José Manuel Barroso of Portugal, the EC's president designate, on Aug. 12 unveiled the names of the 24 nominated commissioners. Barroso has said that reform will be a central focus of his five-ye
LONDON -- The music industry has high expectations for the new European Commission, which comes into power this fall.
José Manuel Barroso of Portugal, the EC's president designate, on Aug. 12 unveiled the names of the 24 nominated commissioners. Barroso has said that reform will be a central focus of his five-year term.
The new EC will take office Nov. 1 after the European Parliament approves its makeup. Commissioners are also appointed to five-year terms.
The EC has a busy agenda for the creative industries with rulings required on a range of legislative, taxation and protection issues.
"There are many heavyweight people on the commission, [including] a lot of former prime ministers or finance ministers," says Brussels-based Philippe Kern, founder and managing director of KEA-Kern European Affairs and secretary-general of European independent labels body Impala.
From a political and economic perspective, Kern says the EC looks "very liberal, and we'll see what it bodes for the music sector."
The EC is the central executive structure of the European Union. It proposes legislation, coordinates EU policies and manages a yearly budget of 100 billion euros ($123 billion).
Since the EU was enlarged from 15 countries to 25 in May, the EC has consisted of one representative, including the president, appointed by each of the 25 member states.
Several of the new commissioners will be directly involved in issues of interest to the music industry. They include the new competition commissioner, Neelie Kroes of the Netherlands, who brings to the post a reputation as a free-market proponent.
The previous competition commissioner, Mario Monti of Italy, ruled twice on proposed mergers between major record companies during his tenure. The attempt at an EMI-Warner merger in 2001 faced strong opposition from the commission, but this year Monti approved the union of Sony Music and BMG.
Kroes' department will also rule on any proposed music mergers, should they materialize.
Impala's Kern says he does not anticipate major policy changes in the area of competition. The outgoing competition regulators "very much had an open-market philosophy," he says.
Former education and culture commissioner Viviane Reding of Luxembourg will head the new information society and media department. Media was previously under the umbrella of education and culture.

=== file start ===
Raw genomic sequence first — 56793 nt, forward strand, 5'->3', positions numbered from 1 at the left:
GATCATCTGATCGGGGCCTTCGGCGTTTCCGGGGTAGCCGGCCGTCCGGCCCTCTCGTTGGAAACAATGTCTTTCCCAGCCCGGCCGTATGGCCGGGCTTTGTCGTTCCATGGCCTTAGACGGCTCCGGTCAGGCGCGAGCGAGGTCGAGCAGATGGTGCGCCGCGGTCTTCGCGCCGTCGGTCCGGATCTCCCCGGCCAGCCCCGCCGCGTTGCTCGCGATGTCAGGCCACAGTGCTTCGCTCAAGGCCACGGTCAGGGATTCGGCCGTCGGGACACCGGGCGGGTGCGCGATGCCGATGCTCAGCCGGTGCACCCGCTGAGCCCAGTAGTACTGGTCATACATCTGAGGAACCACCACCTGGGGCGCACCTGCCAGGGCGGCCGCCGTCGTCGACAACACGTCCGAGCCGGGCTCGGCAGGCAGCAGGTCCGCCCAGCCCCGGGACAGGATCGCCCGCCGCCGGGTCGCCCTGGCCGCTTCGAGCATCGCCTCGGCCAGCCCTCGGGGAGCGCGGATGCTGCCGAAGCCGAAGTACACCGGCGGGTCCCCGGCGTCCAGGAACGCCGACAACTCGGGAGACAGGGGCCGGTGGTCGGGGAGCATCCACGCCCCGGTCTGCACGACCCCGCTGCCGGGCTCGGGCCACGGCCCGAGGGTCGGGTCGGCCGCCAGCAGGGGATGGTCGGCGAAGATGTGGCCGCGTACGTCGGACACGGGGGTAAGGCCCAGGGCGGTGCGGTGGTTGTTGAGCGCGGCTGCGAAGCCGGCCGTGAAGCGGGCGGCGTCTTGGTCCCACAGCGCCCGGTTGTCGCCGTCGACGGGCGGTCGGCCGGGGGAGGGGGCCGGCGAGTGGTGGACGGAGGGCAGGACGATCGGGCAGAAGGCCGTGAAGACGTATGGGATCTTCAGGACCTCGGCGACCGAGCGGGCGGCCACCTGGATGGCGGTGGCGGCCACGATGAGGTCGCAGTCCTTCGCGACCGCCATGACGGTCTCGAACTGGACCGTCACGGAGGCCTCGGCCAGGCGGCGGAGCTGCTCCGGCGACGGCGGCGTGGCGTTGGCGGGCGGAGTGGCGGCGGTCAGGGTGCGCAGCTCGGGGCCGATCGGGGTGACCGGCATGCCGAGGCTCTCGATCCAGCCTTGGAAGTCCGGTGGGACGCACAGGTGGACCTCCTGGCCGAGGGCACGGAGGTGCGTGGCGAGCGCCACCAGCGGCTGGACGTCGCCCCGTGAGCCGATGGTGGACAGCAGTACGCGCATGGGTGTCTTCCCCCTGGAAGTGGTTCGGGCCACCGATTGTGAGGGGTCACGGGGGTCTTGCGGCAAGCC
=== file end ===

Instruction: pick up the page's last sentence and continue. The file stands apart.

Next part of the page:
"It is an interesting situation," Kern says. He suggests that by restructuring various departments Barroso has "tried to build a convergence between the telecoms and the audiovisual sector."
However, he warns, "in simple economic terms, we have the risk of seeing the audiovisual sector marginalized. A key question will be-is [Reding] going to go take the side of the content or the conduit?"
The EC is expected to review the levels of criminal sanctions against pirates. Reding will be an integral contact for the industry, as she will oversee all Internet-related issues.
The new commissioner for education and culture is Jan Figel of Slovakia.
His department has developed a relationship with the music community during the past five years. Among its initiatives was the creation of the Border Breakers Awards, which recognize EU artists who sell outside their countries of origin. The awards debuted in January at the Midem trade show.
The commission does not yet have a specific action plan for music similar to the MEDIA plan for the audiovisual sector. MEDIA is a five-year, multimillion-euro initiative funded by the EC to support the film and TV industries in Europe.
Several organizations, notably Brussels-based lobbying body the European Music Office, have been pressing the EC in recent years to grant the music sector a larger allocation of EU funding.
"We are keenly following the changes in Brussels," EMO secretary-general Jean-François Michel says. Noting that the EC in 2005 will set out new cultural programs for the next five years, he adds, "we have a lot of hope and expectations."
On the legislative side, the EC and the European Parliament are reviewing and amending five existing directives concerning intellectual property rights, all initially published in the '90s. The review will be the responsibility of the internal market commissioner, Ireland's former finance minister Charlie McCreevy.
The Term of Protection Directive, which modernizes a text from 1993, is high on the music industry's agenda with the EC. The International Federation of the Phonographic Industry wants an extension of the duration of protection for sound recordings, currently set at 50 years after material is first recorded. Initial reaction from the outgoing EC has been lukewarm about changes in the legislation.
McCreevy and the commissioner in charge of taxation, Ingrida Udre of Latvia, will also deal with the thorny issue of whether value-added tax rates should be reduced on recorded music.
Representatives of the IFPI were not available for comment.
Kern says the way Barroso has set up his team signals that he intends to be a hands-on EC president.
"So far I must say I have been impressed by the way Barroso has been operating," Kern says.